Practical ecological knowledge for the temperate reader.

Nereocystis luetkeana - Bull-Kelp

Family: Lessoniaceae [NPS E-flora]


"Nereocystis, an annual kelp that grows primarily in deep waters and rapid tideways, can attain lengths up to 40 metres (130 feet). Internally the plant structure is similar to Macrocystis, and externally the stalk is tough and whiplike, terminating in a single large bladder containing up to 10 percent of carbon monoxide. The long leafy outgrowths from the stalk carry out photosynthesis and reproduction." [FAP Rogers]

"Since Nereocystis is an annual and the large leafy part of Alaria is similar, both these plants have to be harvested after sporing has taken place, otherwise there might be no young plants to provide an abundant supply for the following season. North of Point Sur to Vancouver Island, July is suggested as the earliest month for reaping, whilst farther north in Alaska, August would be the earliest because development is somewhat later on account of the shorter growing season." [Chapman SU]

"...the stipe of the brown alga bullwhip kelp (Nereocystis luetkeana), which can stretch by up to 30% of its length without breaking." [Mouritsen Seaweeds]

"The holdfast of the sporophyte can reach 40 cm (about 16 in) in diameter (but is usually much smaller) and is richly branched to enhance its adhesion to rocks. New holdfast haptera can grow where the stipe is joined to the holdfast. The stipe grows upwards and is usually about 10 m (33 feet) long, but there are records of specimens with stipes up to 36 m (118 feet) in length. This stipe is hollow, about 1 cm (0.5 in) in diameter basally, but wider above. Fibrils of cellulose in the walls of stipe cells are oriented mostly at a 60 degree angle to the long axis of the stipe, allowing the stipe to stretch, especially near the base, when it is stressed by water movements. Individuals with undamaged stipes can withstand impressive amounts of drag." [NPS-E-flora]

Habitat / Range: "Bathymetry: mostly subtidal to about 17 meters (56 feet); rarely extreme low intertidal World Distribution: "eastern Aleutian Islands (Umnak Island), Alaska, to San Luis Obispo County, California" [NPS E-flora]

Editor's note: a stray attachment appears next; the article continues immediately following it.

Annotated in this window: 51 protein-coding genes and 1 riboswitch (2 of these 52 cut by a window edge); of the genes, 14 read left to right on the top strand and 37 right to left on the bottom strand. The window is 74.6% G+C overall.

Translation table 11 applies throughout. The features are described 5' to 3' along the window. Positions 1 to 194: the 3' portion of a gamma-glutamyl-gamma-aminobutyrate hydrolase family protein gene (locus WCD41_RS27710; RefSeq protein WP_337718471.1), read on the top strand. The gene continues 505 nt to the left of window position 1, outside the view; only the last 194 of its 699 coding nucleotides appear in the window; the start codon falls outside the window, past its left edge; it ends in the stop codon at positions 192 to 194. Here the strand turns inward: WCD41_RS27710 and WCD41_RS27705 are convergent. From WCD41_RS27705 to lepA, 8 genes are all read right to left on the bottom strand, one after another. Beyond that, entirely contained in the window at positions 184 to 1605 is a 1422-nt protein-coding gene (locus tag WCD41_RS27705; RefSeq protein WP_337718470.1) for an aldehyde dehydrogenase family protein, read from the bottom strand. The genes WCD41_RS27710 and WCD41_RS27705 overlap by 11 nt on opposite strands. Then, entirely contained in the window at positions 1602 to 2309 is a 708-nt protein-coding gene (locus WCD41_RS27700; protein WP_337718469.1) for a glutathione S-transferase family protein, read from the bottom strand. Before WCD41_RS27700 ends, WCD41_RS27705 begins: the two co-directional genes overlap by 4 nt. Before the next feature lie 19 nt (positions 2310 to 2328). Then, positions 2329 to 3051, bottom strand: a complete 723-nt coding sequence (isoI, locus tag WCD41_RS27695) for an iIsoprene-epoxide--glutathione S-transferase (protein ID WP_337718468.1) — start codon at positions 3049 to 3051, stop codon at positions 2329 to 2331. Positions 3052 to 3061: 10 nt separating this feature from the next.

Food Use

"During World War II, large quantities of this kelp were harvested for food as substitute for the Japanese kombu (Laminaria japonica), only the leafy parts of the fronds being utilized. ...thinner and less tasty than the Japanese kombus, ...[it]... is considered inferior in quality, and its production was terminated shortly after... ." [Tseng]

"At the top of the bladder, there is a clump of very long, broad, and thin ribbon-like blades. They benefit from the rapid growth pattern of Nereocystis and, as a result, are most delicate and eminently edible. When dried and toasted, they are crisp and delicious. The hollow stipe can also be eaten if cut up into rings and toasted or marinated." [Mouritsen Seaweeds]

"Bull Kelp (Nereocystis luetkeana and many other species) Common seaweed, known as kelp, is often seen washed up on beaches after storms. The plant is fast growing and anchors itself to the bottom of the seabed, with long, smooth blades growing from a central float. The plant can be used in many forms. The long whips can be pickled. The leaves can be used to wrap fish and vegetables for roasting. The entire plant can be dried and ground into powder. Several varieties of kelp form vast kelp forests found along the coast. These are important breeding grounds for fish as well as habitat and protection for many species of ocean life." [Jones TDFB]

Other Uses

"One of the most useful species of seaweed to the Vancouver Island Salish was Nereocystis luetkeana (Mertens) Postels and Ruprecht, (common kelp). The Comox and Pentlateh stored oulachen oil in lengths of cured kelp stipes kept coiled in chests, and the cured bulbs were used for storing oil and liquids by all Salish groups on the Island (Barnett, 1955). The broad flat kelp blades were used by the Saanich and other groups to place above and below camas bulbs, clams, deer, seal, and porpoise in steaming pits. As well as providing moisture for steam, the kelp gave flavour to the food (Harry, 1969). Some Island Salish groups placed kelp blades in shallow waters and rivermouths to catch herring spawn. Underhill (1944) described a process for making halibut hooks, in which fir knots were placed inside a hollow kelp stem and buried overnight in hot ashes to make them easy to mold. All Vancouver Island Salish used the long slender stems of kelp to make fishlines. They were gathered from the beach, or cut with a V-shaped implement across which a blade was set. This device was lowered over the stem and jerked with a string (Ravenhill, 1938). The fresh stems were then alternately soaked in fresh water and dried by stretching in the sun or smoke until they were pale coloured. Ropes made by this process were strong and flexible in water, but brittle when dry. Some of the kelp ropes made by the Salish were up to 100 fathoms long (Densmore, 1939). Kelp stems were also used to form the warp threads in baskets, mats, and even blankets (Boas, 1889). Also kelp was used by Salish children to make plugs for elderberry blowguns." [Turner&Bell1]